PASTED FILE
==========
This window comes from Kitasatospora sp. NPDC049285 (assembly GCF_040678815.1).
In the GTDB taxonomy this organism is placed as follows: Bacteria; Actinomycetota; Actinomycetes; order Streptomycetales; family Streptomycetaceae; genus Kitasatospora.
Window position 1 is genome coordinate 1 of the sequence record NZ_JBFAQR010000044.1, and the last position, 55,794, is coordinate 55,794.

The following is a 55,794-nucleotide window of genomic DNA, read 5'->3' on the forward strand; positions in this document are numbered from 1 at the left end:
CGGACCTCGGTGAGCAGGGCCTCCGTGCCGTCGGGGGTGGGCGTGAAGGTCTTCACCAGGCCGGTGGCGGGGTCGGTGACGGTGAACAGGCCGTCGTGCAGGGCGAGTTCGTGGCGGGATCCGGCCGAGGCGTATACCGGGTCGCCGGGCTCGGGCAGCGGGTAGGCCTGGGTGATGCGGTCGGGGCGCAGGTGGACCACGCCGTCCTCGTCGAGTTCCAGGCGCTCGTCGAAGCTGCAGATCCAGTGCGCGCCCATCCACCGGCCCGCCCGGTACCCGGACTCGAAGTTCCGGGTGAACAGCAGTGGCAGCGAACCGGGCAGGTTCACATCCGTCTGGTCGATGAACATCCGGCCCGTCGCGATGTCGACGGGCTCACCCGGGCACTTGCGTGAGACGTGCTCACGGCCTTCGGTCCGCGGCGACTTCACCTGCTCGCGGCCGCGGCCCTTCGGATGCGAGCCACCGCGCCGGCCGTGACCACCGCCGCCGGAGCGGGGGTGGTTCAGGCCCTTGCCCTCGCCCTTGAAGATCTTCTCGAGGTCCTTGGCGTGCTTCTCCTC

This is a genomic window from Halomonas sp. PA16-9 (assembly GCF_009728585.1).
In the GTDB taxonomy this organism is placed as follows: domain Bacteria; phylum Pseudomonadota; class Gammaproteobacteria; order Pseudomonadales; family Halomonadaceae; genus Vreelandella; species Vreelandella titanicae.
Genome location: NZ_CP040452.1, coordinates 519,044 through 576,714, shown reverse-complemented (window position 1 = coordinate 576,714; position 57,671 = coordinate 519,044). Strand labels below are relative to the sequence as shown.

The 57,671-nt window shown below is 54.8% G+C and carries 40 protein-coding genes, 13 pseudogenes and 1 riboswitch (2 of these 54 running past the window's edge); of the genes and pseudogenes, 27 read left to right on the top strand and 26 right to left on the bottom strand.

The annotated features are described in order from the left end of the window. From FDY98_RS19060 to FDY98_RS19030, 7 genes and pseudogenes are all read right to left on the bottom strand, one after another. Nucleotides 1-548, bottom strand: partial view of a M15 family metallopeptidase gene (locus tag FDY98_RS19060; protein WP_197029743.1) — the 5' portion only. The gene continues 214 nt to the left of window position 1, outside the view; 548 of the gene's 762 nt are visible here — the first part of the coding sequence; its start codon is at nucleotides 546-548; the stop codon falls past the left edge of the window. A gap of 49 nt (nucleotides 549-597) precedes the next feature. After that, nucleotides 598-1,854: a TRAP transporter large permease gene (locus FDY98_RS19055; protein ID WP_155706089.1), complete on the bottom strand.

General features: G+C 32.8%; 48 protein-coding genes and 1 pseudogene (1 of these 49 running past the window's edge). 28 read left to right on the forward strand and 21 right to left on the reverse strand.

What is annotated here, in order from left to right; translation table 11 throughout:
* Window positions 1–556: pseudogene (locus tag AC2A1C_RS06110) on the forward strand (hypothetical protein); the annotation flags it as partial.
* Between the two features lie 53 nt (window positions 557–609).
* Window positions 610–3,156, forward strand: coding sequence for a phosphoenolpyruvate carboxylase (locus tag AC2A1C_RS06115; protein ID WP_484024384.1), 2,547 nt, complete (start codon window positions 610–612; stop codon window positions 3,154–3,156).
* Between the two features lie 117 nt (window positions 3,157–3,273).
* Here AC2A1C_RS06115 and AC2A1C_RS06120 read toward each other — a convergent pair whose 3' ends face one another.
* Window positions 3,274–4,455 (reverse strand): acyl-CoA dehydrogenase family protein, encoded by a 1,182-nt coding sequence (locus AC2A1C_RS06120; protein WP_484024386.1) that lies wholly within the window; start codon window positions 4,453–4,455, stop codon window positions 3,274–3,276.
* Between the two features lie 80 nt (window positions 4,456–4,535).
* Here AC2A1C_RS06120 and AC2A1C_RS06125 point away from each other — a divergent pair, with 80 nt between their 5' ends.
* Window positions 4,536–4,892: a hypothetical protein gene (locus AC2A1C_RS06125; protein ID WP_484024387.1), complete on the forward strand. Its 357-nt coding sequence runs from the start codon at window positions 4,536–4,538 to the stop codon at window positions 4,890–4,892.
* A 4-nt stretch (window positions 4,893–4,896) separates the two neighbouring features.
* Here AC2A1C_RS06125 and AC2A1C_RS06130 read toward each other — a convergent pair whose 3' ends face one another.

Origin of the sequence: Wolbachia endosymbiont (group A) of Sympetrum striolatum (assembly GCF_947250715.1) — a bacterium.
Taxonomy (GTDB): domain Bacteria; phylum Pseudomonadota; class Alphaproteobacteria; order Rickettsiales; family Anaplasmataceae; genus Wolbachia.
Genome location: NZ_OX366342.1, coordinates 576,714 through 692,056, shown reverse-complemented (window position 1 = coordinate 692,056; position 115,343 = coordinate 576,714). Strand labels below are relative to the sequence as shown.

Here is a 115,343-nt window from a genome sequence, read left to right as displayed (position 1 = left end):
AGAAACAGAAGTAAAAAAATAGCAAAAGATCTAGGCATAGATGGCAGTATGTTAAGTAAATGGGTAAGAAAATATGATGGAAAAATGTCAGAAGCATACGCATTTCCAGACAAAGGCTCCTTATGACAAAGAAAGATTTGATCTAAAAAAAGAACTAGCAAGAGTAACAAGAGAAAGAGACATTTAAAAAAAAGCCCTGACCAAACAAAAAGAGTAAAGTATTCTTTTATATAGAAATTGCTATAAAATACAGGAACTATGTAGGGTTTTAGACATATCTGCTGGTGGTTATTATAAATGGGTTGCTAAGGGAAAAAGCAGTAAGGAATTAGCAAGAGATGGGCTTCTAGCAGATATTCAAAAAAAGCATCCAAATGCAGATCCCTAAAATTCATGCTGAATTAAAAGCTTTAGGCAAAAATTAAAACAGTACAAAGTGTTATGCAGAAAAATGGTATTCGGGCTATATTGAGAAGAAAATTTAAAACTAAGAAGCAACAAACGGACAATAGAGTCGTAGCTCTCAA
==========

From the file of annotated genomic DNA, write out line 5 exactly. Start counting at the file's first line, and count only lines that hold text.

CGGACCTCGGTGAGCAGGGCCTCCGTGCCGTCGGGGGTGGGCGTGAAGGTCTTCACCAGGCCGGTGGCGGGGTCGGTGACGGTGAACAGGCCGTCGTGCAGGGCGAGTTCGTGGCGGGATCCGGCCGAGGCGTATACCGGGTCGCCGGGCTCGGGCAGCGGGTAGGCCTGGGTGATGCGGTCGGGGCGCAGGTGGACCACGCCGTCCTCGTCGAGTTCCAGGCGCTCGTCGAAGCTGCAGATCCAGTGCGCGCCCATCCACCGGCCCGCCCGGTACCCGGACTCGAAGTTCCGGGTGAACAGCAGTGGCAGCGAACCGGGCAGGTTCACATCCGTCTGGTCGATGAACATCCGGCCCGTCGCGATGTCGACGGGCTCACCCGGGCACTTGCGTGAGACGTGCTCACGGCCTTCGGTCCGCGGCGACTTCACCTGCTCGCGGCCGCGGCCCTTCGGATGCGAGCCACCGCGCCGGCCGTGACCACCGCCGCCGGAGCGGGGGTGGTTCAGGCCCTTGCCCTCGCCCTTGAAGATCTTCTCGAGGTCCTTGGCGTGCTTCTCCTC